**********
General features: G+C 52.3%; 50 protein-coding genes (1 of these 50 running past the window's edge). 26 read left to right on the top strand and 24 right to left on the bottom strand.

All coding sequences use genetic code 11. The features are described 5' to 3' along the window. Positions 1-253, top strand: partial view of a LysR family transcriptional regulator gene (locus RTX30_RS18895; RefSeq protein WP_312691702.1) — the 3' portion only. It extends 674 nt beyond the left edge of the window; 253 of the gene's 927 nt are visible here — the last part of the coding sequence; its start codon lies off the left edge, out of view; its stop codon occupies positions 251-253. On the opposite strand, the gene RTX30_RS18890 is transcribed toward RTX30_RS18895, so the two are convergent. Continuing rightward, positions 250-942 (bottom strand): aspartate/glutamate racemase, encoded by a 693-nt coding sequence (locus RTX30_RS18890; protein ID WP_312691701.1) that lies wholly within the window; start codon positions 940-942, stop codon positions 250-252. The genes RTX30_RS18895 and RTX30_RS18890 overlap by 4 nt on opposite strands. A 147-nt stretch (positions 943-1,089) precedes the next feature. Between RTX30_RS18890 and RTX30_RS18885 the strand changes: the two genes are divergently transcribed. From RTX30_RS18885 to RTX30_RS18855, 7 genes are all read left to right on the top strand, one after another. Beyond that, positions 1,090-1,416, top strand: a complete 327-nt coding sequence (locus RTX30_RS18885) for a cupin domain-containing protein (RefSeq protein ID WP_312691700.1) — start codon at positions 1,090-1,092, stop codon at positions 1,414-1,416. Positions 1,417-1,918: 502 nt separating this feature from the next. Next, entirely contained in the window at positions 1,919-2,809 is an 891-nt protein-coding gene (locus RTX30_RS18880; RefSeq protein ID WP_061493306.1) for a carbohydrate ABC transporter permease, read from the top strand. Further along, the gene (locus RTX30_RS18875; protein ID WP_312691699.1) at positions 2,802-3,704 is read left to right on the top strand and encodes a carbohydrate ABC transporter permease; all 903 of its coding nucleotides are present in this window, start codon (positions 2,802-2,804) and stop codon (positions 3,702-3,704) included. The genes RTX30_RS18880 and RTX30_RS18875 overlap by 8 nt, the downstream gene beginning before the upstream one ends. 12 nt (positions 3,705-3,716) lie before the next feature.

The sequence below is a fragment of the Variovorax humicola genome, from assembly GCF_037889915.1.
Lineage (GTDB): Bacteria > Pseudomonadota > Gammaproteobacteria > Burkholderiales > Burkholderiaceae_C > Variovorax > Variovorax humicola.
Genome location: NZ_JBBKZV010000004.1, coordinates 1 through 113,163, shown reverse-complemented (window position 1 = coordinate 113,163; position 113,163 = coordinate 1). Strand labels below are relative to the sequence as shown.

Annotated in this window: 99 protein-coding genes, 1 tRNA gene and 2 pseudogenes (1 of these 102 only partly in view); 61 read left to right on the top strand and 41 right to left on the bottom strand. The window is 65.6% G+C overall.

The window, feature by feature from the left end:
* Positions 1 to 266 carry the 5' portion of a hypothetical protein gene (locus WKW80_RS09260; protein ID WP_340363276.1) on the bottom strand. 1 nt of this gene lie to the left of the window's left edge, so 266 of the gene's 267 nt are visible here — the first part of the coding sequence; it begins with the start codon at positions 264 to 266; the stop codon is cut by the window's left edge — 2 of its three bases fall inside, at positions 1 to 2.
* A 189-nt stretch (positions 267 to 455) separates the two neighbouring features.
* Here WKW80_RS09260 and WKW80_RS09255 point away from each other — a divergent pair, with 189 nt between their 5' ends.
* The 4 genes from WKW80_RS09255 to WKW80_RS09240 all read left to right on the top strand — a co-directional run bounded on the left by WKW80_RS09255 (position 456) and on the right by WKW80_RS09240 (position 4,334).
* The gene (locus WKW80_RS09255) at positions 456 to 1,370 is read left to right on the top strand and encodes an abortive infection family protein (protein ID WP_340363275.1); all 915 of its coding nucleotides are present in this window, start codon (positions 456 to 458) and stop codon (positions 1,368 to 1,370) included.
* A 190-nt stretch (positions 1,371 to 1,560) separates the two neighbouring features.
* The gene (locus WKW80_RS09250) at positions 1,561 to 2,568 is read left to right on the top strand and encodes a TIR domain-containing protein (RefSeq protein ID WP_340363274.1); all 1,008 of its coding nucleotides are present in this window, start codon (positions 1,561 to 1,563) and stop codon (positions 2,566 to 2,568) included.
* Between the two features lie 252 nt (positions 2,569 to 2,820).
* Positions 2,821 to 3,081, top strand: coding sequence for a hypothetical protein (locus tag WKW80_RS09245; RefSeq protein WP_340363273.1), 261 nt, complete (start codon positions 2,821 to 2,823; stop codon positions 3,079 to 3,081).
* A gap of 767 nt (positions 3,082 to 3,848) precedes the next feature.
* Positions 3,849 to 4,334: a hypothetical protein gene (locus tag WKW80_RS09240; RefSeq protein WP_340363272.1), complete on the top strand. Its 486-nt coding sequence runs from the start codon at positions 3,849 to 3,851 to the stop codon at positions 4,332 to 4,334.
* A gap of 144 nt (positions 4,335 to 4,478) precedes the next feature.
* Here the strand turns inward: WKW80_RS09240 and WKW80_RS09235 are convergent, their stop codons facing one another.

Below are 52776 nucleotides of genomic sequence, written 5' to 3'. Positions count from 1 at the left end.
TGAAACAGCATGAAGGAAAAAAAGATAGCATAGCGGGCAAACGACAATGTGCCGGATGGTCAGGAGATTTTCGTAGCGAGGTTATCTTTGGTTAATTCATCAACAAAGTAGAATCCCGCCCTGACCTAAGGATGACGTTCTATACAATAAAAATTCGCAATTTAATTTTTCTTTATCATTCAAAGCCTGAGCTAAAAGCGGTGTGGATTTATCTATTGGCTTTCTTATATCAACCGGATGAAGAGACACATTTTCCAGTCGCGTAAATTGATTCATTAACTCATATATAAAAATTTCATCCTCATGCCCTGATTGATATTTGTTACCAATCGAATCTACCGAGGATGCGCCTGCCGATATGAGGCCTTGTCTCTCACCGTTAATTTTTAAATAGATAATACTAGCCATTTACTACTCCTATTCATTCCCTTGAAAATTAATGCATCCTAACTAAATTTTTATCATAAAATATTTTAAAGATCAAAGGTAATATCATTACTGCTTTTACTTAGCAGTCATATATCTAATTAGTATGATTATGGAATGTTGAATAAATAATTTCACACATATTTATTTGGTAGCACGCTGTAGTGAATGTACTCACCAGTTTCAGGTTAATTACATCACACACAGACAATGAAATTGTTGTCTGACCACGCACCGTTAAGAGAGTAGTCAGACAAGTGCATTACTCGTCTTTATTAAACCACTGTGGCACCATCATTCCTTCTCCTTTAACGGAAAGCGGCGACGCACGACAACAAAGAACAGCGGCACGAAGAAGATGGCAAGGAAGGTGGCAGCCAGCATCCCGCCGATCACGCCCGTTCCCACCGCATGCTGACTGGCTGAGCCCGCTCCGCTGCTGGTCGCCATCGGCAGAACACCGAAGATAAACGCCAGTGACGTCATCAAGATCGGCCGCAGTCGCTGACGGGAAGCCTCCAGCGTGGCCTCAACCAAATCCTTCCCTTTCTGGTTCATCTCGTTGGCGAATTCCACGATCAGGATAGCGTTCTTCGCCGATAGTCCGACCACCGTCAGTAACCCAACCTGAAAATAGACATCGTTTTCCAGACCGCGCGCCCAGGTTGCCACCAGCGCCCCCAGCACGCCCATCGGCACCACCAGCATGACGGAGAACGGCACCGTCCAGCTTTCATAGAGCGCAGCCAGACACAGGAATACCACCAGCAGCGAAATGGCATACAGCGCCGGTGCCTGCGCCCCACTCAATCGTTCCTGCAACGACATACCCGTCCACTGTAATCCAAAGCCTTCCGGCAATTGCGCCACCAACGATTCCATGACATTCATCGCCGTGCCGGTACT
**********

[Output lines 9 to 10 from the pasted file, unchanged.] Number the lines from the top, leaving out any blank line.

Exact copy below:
* A 189-nt stretch (positions 267 to 455) separates the two neighbouring features.
* Here WKW80_RS09260 and WKW80_RS09255 point away from each other — a divergent pair, with 189 nt between their 5' ends.